Why:    Our legislative representatives have the power to change the course of our country.  Congress has the power to declare war, to fund war and to oversee the executive branch that is prosecuting the war.  These powers can be used to effect the changes we seek.  Our action has the potential to directly influence the behavior of our elected representatives, or to indirectly effect the election so that a representative sharing our goals takes office.  (I am shocked at the number of people — mostly outside the blogosphere — who do not understand these basic tenants of democracy, so education on the mechanism for change is a good thing — and people like to learn — it makes them feel very good knowing that they can stand strongly for peace in a democratic way).

How:    To staff a protest of this nature with at least three picketers for every hour of the protest, we need a minimum of 150 volunteered hours per week from committed community activists (3 protestors per hour X 10 protest hours per day X 5 protest days per week).  Manpower for this protest will be provided by community groups that support peace (adopting a day or block of time) and individuals who want to support peace.  Ideally, we will build a cadre of protestors larger than minimally necessary to staff the protest, and committed enough to volunteer for follow-up actions that may be necessary as we hound our legislators until our goals are met.  At an operational level our protest will manage communications with legislators, and will coordinate medial coverage in an effort to build pressure consistent with meeting our goals.  We will also supply training and support for our volunteers, so that they are 1) focused on a unified message, 2) capable of dealing with media, 3) safe from threats to their physical security, and 4) protected in their legal right to protest.

Basically, if you are qualified to manage a McDonald’s restaurant, and you are, you would be able to manage this protest — it would take time, commitment and effort to set up a local node, buy you could easily do it — we’ve got over three months to plan, and I can supply you with support (flyers/agit-prop/press releases/memo’s etc.)  It is only 150 volunteered man hours per week — something easily doable if you are starting from scratch, even.  And many of you could far exceed those numbers, as I hope we can locally.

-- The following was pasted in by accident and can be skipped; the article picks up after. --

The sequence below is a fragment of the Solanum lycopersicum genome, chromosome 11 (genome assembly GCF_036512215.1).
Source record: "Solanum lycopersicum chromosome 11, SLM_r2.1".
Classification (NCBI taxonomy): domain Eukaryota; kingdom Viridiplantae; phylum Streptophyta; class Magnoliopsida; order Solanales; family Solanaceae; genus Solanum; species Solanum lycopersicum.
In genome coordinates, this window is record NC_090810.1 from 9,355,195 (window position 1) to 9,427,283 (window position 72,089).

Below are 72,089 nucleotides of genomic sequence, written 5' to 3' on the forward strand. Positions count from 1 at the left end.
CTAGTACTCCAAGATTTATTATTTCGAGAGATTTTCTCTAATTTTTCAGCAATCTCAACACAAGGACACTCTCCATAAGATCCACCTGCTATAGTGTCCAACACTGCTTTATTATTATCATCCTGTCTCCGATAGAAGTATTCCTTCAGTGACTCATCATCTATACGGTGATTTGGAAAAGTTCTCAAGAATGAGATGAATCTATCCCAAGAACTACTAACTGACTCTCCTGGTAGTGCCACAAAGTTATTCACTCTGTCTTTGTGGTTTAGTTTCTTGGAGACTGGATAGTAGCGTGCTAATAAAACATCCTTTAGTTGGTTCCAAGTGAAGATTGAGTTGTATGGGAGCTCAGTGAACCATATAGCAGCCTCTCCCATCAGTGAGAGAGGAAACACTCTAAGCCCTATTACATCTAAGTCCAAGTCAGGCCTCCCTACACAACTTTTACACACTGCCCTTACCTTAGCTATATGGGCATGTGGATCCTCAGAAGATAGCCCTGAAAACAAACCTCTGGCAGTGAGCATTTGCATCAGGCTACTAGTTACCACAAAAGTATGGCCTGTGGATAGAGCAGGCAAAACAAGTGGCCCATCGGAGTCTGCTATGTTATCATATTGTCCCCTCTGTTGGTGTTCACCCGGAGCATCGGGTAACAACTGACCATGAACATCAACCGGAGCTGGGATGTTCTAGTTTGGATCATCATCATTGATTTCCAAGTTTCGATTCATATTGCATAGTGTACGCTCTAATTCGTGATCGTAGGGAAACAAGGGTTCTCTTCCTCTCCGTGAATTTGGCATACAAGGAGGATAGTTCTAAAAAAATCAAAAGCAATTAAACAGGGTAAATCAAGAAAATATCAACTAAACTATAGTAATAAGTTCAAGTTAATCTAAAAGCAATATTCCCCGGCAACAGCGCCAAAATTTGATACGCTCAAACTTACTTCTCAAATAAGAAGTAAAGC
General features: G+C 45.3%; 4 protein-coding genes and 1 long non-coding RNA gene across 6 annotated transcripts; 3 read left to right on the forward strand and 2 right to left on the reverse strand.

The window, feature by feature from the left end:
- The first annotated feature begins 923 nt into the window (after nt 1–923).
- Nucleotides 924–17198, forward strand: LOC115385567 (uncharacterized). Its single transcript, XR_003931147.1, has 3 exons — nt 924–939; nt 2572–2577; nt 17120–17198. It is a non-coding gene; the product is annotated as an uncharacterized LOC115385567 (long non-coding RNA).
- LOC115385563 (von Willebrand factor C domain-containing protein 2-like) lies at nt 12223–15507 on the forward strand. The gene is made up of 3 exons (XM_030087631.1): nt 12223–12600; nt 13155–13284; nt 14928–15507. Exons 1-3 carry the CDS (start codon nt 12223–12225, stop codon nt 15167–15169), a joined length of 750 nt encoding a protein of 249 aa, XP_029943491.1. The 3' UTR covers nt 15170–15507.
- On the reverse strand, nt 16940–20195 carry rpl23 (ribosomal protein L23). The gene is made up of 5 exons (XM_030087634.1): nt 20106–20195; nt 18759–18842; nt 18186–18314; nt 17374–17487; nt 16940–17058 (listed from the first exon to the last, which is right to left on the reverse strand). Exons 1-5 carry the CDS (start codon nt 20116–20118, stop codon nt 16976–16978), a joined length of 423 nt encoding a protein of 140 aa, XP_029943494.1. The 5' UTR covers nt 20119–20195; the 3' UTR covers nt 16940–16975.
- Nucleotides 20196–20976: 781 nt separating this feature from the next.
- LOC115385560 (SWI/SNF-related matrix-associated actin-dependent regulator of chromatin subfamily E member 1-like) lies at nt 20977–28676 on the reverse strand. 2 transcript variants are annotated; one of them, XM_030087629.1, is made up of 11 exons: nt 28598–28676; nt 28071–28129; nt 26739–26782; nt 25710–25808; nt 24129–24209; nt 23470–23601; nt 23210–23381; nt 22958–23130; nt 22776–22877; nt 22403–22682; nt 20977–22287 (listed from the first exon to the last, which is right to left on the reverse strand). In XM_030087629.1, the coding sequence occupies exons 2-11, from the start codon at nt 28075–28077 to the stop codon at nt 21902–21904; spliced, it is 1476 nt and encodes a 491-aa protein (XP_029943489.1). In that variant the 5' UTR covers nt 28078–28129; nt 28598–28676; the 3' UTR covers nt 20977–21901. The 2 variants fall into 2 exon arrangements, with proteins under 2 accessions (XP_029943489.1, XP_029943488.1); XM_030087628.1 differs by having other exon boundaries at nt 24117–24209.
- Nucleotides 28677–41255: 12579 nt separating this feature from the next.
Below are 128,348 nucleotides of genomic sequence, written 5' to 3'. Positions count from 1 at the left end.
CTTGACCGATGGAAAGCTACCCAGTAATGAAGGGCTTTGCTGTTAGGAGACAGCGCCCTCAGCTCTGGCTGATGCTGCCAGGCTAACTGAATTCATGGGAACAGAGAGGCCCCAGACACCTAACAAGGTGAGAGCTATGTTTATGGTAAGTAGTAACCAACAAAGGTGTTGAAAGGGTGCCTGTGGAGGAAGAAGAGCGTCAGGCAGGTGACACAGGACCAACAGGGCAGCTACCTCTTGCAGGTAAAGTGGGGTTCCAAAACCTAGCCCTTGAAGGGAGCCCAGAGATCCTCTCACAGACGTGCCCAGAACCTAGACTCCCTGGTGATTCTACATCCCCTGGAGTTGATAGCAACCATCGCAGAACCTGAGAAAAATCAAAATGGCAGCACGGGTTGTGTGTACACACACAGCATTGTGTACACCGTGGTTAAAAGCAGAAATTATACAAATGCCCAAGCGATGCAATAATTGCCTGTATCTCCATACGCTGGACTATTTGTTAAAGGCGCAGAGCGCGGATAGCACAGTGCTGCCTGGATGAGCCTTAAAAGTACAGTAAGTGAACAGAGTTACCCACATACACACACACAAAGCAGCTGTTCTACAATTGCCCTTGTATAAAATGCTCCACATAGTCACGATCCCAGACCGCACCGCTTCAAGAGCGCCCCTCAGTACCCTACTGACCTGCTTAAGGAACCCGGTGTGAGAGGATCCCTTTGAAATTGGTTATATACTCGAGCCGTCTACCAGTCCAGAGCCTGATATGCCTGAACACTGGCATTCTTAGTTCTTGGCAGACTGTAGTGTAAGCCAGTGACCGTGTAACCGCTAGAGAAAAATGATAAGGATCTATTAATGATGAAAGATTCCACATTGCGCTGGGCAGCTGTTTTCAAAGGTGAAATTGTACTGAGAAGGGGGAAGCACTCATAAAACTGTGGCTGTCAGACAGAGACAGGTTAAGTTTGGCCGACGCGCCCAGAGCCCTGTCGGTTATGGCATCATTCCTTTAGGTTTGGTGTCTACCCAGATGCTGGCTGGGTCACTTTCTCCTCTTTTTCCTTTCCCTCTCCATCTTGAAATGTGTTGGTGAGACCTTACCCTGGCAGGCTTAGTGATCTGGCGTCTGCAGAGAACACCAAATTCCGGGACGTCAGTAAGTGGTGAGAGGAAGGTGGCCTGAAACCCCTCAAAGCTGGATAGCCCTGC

So there is the idea.  It is a gigantic undertaking.  But after “Operation Yellow Feather,” I believe we are a powerful group that can do great things.  On a macro level, basically I envision our role at the Booman Tribune to be one of management and organization.  I could create a list of district offices.  Take volunteers to manage a local protest and coordinate communications with that local manager.  We all can get out into the wide-blogosphere and try to find managers for each district that needs to be targeted.  I might need help managing the Macro level communications if we actually get a protest in every district.  Maybe a website with down loads.  Maybe some regional managers.  But this is do-able.  And it would be much more effective if we do it national.  Just a crazy thought.  (And, under no circumstances should you let this interfere with your participation in the Twelve Days of Justice, sponsored by tampopo — that should come first — and if you haven’t volunteered for it yet, please find the diary and do what you can.  But if you can spare the time to talk and plan with me, I’ll keep posting diaries on this idea.  We can refine it.  We can do it.  And after the Twelve Days of Justice, we can go into operational mode).

Please Discuss and Decide.